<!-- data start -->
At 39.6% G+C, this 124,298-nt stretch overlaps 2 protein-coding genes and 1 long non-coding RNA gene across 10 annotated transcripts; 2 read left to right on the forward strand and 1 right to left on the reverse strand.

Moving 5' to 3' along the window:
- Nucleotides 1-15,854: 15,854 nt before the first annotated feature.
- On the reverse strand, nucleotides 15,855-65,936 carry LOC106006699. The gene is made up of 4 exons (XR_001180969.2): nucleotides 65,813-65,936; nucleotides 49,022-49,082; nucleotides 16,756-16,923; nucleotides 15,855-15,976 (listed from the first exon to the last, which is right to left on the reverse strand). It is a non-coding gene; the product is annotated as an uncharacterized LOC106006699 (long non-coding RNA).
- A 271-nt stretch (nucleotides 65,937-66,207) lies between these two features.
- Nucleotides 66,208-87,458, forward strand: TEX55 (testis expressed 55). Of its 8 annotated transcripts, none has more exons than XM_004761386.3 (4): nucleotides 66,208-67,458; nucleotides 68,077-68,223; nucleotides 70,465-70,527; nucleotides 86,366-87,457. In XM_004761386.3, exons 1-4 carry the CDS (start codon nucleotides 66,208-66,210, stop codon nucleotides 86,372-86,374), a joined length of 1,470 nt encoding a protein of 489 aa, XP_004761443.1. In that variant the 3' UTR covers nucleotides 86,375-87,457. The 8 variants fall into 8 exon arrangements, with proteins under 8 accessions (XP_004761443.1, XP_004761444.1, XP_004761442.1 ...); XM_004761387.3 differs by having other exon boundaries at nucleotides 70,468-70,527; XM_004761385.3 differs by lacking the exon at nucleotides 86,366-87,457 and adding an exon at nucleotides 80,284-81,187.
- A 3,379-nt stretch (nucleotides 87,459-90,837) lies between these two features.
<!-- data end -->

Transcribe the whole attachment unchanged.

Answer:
At 39.6% G+C, this 124,298-nt stretch overlaps 2 protein-coding genes and 1 long non-coding RNA gene across 10 annotated transcripts; 2 read left to right on the forward strand and 1 right to left on the reverse strand.

Moving 5' to 3' along the window:
- Nucleotides 1-15,854: 15,854 nt before the first annotated feature.
- On the reverse strand, nucleotides 15,855-65,936 carry LOC106006699. The gene is made up of 4 exons (XR_001180969.2): nucleotides 65,813-65,936; nucleotides 49,022-49,082; nucleotides 16,756-16,923; nucleotides 15,855-15,976 (listed from the first exon to the last, which is right to left on the reverse strand). It is a non-coding gene; the product is annotated as an uncharacterized LOC106006699 (long non-coding RNA).
- A 271-nt stretch (nucleotides 65,937-66,207) lies between these two features.
- Nucleotides 66,208-87,458, forward strand: TEX55 (testis expressed 55). Of its 8 annotated transcripts, none has more exons than XM_004761386.3 (4): nucleotides 66,208-67,458; nucleotides 68,077-68,223; nucleotides 70,465-70,527; nucleotides 86,366-87,457. In XM_004761386.3, exons 1-4 carry the CDS (start codon nucleotides 66,208-66,210, stop codon nucleotides 86,372-86,374), a joined length of 1,470 nt encoding a protein of 489 aa, XP_004761443.1. In that variant the 3' UTR covers nucleotides 86,375-87,457. The 8 variants fall into 8 exon arrangements, with proteins under 8 accessions (XP_004761443.1, XP_004761444.1, XP_004761442.1 ...); XM_004761387.3 differs by having other exon boundaries at nucleotides 70,468-70,527; XM_004761385.3 differs by lacking the exon at nucleotides 86,366-87,457 and adding an exon at nucleotides 80,284-81,187.
- A 3,379-nt stretch (nucleotides 87,459-90,837) lies between these two features.